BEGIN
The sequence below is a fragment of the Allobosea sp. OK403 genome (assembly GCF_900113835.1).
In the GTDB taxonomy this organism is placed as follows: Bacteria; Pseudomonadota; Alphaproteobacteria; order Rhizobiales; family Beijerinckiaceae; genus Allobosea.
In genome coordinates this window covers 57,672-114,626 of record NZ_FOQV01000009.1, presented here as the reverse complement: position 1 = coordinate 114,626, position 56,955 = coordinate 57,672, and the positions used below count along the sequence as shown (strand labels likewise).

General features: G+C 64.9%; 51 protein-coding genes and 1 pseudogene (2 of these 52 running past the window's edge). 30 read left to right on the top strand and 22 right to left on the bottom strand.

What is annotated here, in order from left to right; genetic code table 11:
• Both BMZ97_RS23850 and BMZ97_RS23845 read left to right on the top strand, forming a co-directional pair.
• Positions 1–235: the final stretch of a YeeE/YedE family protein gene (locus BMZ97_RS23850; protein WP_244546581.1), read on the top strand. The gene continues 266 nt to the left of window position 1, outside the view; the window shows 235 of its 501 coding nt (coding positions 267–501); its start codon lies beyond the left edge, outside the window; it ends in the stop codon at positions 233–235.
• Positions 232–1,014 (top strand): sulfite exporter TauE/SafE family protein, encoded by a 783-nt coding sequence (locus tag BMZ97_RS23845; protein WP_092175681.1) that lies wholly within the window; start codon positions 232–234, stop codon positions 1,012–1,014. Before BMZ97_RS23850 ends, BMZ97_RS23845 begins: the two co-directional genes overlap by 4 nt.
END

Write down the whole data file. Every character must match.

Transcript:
The sequence below is a fragment of the Allobosea sp. OK403 genome (assembly GCF_900113835.1).
In the GTDB taxonomy this organism is placed as follows: Bacteria; Pseudomonadota; Alphaproteobacteria; order Rhizobiales; family Beijerinckiaceae; genus Allobosea.
In genome coordinates this window covers 57,672-114,626 of record NZ_FOQV01000009.1, presented here as the reverse complement: position 1 = coordinate 114,626, position 56,955 = coordinate 57,672, and the positions used below count along the sequence as shown (strand labels likewise).

General features: G+C 64.9%; 51 protein-coding genes and 1 pseudogene (2 of these 52 running past the window's edge). 30 read left to right on the top strand and 22 right to left on the bottom strand.

What is annotated here, in order from left to right; genetic code table 11:
• Both BMZ97_RS23850 and BMZ97_RS23845 read left to right on the top strand, forming a co-directional pair.
• Positions 1–235: the final stretch of a YeeE/YedE family protein gene (locus BMZ97_RS23850; protein WP_244546581.1), read on the top strand. The gene continues 266 nt to the left of window position 1, outside the view; the window shows 235 of its 501 coding nt (coding positions 267–501); its start codon lies beyond the left edge, outside the window; it ends in the stop codon at positions 233–235.
• Positions 232–1,014 (top strand): sulfite exporter TauE/SafE family protein, encoded by a 783-nt coding sequence (locus tag BMZ97_RS23845; protein WP_092175681.1) that lies wholly within the window; start codon positions 232–234, stop codon positions 1,012–1,014. Before BMZ97_RS23850 ends, BMZ97_RS23845 begins: the two co-directional genes overlap by 4 nt.